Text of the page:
What Are the Different Types of Corporate Advertising?

Terry Masters

The different types of corporate advertising include image advertising, opinion advertising and investment advertising. Determining the purpose of an advertising campaign is often the easiest way to distinguish between the different types because the labels applied can often be inconsistent. Marketing for corporations is different from product advertising and is concerned with messaging that affects the entire company, or the company's overall brand.

Opinion advertising is a form of corporate advertising that presents the impression of doing a public service by addressing the importance of a company.
Opinion advertising is a form of corporate advertising that presents the impression of doing a public service by addressing the importance of a company.

When people think of advertising, the first thing that comes to mind is often the consumer advertising that attempts to convince the public to buy a company's product. In this context, advertising type tends to equal the advertising format, such as whether the ad is in print, on the radio or on television. Corporate advertising, however, is a different category of advertising altogether. It is comprised of the advertising campaigns that a company runs to signal its position in the marketplace. Instead of focusing on one product or product class, the advertisement talks about the company generally, addressing broad issues such as strategic initiatives, financial strength or corporate philosophy.

Investment advertising is a form of corporate advertising designed to attract potential investors.
Investment advertising is a form of corporate advertising designed to attract potential investors.

Corporate advertising comes in three different types. Image advertising is a type of marketing that attempts to improve the company's reputation or increase the acknowledgment of its importance in relation to its competitors. It is the type of ad that educates the public about the company's leadership and market position in an attempt to show the company as a primary reason a particular industry is prospering or beneficially impacting consumers.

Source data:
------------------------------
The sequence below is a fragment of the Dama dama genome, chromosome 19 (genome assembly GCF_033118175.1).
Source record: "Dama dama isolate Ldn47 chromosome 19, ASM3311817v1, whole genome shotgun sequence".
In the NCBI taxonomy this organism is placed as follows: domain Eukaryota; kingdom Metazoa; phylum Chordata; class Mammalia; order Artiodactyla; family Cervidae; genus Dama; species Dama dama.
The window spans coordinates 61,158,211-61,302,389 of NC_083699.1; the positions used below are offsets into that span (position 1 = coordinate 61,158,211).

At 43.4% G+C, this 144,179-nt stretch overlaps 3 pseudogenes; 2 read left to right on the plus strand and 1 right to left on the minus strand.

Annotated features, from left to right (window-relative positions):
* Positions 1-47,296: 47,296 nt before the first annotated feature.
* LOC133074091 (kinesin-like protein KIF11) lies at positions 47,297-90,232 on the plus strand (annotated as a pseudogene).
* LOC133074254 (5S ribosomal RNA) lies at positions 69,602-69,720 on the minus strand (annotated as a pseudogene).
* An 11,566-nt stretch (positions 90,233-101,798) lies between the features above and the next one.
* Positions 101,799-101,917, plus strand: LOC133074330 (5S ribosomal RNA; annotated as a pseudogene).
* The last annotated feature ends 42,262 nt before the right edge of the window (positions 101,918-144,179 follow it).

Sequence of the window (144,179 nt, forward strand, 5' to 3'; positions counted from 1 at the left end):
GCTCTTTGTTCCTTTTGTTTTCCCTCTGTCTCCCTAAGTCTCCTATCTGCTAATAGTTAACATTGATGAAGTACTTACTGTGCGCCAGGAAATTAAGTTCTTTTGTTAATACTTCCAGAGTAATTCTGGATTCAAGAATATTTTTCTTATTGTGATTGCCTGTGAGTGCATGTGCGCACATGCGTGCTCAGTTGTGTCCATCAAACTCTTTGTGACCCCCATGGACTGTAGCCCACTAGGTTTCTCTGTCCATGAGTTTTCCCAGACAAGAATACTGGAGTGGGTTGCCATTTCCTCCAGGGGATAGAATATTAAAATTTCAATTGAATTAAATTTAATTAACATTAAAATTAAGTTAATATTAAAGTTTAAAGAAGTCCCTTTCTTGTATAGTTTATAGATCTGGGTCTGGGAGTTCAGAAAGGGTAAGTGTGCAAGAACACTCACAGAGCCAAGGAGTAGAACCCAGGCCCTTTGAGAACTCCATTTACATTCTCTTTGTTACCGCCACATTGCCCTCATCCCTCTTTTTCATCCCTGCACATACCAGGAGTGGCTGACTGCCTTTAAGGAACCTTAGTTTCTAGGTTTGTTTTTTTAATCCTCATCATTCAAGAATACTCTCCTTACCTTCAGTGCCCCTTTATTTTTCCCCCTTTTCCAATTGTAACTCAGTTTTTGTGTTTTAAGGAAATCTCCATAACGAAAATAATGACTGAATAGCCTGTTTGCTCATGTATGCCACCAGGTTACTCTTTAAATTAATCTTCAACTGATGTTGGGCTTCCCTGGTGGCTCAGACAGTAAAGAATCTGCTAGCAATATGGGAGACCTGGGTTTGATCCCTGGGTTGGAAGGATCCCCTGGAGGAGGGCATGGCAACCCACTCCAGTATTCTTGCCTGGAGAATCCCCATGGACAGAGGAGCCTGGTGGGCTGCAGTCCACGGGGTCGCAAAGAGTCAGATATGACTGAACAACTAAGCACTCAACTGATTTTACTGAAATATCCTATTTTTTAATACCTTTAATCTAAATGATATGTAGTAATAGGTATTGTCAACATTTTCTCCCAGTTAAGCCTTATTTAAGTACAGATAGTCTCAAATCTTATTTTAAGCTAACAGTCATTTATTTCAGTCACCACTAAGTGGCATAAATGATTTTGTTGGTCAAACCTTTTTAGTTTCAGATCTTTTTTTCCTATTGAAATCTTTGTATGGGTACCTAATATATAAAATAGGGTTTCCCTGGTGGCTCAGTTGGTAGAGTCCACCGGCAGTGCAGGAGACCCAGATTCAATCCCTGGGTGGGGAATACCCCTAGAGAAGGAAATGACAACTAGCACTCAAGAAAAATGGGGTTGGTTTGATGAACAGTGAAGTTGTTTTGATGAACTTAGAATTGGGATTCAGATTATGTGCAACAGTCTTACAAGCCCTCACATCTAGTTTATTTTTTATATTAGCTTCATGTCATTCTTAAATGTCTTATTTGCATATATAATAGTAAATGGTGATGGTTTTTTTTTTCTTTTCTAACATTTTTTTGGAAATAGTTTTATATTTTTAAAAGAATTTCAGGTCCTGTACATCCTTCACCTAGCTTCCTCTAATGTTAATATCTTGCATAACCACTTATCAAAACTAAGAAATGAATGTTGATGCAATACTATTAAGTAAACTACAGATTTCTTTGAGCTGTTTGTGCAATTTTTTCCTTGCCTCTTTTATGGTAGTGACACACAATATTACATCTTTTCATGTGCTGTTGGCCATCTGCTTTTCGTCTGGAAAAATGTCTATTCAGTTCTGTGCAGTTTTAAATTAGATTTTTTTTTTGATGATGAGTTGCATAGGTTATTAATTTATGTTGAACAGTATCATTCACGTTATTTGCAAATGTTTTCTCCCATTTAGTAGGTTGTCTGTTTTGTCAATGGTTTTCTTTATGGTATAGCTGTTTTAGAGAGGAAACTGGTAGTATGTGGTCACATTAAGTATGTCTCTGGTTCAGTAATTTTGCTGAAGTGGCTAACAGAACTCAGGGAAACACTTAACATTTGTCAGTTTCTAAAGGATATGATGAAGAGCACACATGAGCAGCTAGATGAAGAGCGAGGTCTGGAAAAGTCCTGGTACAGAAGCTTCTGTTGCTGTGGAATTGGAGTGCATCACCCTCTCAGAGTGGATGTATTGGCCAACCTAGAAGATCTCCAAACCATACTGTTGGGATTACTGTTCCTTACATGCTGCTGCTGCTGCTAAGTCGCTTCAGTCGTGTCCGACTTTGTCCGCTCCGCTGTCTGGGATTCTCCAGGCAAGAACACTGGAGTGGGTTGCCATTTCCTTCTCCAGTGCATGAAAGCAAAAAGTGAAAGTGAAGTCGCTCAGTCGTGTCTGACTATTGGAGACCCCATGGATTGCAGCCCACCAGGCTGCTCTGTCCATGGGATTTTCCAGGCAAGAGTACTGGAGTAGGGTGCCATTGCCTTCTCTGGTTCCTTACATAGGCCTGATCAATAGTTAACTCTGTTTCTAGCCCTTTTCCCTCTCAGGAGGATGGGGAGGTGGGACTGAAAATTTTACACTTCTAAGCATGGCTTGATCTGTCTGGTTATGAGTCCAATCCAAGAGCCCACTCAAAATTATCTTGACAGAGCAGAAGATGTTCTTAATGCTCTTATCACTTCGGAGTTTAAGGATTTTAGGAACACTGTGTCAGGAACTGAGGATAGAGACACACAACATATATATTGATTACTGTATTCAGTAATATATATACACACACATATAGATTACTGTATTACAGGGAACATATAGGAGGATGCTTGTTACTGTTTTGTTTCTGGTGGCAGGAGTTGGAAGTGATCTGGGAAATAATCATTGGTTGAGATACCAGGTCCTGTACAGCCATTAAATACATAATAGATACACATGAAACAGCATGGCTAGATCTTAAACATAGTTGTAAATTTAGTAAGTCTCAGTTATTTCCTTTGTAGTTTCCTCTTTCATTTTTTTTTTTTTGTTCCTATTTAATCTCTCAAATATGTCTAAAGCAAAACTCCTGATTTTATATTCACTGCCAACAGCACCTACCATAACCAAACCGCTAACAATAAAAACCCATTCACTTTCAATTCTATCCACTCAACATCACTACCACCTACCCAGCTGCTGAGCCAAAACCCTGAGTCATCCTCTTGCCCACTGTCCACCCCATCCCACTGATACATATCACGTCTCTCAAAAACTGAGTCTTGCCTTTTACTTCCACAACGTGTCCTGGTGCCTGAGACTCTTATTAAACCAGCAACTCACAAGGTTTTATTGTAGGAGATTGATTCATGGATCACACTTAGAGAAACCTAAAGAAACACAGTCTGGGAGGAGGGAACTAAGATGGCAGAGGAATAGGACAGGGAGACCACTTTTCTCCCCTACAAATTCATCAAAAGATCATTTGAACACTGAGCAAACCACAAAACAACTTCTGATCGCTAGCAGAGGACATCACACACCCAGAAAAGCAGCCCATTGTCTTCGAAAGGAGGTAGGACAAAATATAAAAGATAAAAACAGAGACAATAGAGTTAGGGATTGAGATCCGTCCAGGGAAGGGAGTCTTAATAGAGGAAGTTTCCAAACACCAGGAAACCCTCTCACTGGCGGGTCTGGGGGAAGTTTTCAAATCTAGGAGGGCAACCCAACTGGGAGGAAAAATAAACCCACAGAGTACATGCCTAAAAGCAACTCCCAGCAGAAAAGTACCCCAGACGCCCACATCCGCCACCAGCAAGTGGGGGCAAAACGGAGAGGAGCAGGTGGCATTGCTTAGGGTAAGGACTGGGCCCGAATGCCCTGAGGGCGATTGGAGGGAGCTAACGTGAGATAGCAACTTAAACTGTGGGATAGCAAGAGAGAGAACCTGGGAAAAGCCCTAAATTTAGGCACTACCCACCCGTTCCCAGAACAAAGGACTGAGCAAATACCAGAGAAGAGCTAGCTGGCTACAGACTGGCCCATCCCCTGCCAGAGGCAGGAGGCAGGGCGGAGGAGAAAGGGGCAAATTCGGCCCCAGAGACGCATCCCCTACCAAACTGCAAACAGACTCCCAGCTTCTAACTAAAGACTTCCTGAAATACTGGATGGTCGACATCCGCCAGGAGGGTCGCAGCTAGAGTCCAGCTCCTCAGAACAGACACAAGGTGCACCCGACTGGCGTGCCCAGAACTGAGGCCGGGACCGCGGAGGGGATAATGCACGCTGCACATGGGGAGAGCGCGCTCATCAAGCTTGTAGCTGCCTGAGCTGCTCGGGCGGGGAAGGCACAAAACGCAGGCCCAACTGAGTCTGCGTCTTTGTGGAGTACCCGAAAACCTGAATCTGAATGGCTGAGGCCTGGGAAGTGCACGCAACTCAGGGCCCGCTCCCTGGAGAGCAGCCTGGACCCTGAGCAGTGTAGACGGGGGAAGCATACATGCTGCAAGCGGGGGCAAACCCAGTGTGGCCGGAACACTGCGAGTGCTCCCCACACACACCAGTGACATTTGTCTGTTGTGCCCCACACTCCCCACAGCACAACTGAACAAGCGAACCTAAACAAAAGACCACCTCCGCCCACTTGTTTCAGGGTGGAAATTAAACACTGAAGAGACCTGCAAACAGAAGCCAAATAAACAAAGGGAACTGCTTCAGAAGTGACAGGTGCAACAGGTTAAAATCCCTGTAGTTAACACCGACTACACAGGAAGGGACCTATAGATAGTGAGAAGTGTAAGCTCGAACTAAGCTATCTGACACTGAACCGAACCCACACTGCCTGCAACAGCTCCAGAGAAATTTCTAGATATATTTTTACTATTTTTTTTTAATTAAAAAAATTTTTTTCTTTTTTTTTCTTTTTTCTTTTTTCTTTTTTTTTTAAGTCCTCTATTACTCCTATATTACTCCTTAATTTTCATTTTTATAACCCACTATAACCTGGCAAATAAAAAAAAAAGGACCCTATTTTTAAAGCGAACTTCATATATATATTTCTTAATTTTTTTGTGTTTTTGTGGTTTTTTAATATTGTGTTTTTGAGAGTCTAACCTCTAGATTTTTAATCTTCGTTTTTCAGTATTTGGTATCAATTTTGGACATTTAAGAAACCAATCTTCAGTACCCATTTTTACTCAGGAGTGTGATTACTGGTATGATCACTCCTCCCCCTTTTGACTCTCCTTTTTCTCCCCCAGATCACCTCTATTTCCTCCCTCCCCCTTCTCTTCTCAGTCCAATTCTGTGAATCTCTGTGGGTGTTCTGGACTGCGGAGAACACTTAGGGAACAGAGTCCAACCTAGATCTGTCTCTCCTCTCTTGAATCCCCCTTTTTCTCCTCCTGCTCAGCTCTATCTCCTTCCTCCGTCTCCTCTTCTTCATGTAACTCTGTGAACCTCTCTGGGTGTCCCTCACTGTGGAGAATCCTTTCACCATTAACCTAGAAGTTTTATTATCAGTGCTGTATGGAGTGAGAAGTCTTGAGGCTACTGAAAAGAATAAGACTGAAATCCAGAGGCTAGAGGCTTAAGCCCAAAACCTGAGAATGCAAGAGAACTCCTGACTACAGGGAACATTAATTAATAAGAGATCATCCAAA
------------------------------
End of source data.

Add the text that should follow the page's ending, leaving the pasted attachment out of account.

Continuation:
Opinion, or advocacy, advertising is corporate advertising that is primarily concerned with influencing public opinion on issues of importance to the company. The ad is educational, and may not even mention the company in a major way. These types of advertisements tend to give the impression that the corporation is doing a public service by bringing important concerns to the public's attention. Often, the ad does provide some public benefit, but it is also tied to the company's interests and bottom line.

Investment advertising is another type of marketing that is designed to attract investors. It focuses on the financial strength of the company, and the benefits of owning the company's securities. These ads typically appear in financial publications and other media sources that target the financial industry. Instead of presenting information on the corporation's products or its overall philosophy, investment advertising uses financial information, ratios and historical returns to make a case why investment in the company is safer and more profitable than other investment options.

Image advertising aims to promote the importance of a company.
Image advertising aims to promote the importance of a company.

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Discussion Comments


@cloudel – I have a few cheap promotional pens in my drawer that I got for free from my bank, my lawyer, and my insurance salesman. It's always nice to get free gifts just for being a customer, so I don't mind doing a little advertising for them.

These aren't usually what comes to my mind when I think about corporate advertising, though. I think of the elegant ads they run on television during the local news.

There is always a narrator with a pleasing voice that commands respect. He or she is speaking about the longstanding tradition of the company and what it has done for the community.

I think that if someone is new in town or is in the market for whatever kind of business is being promoted, this can be effective. It's nice to hear a little about a company before choosing them, and it is better than just going through the phone book and picking from a list of businesses.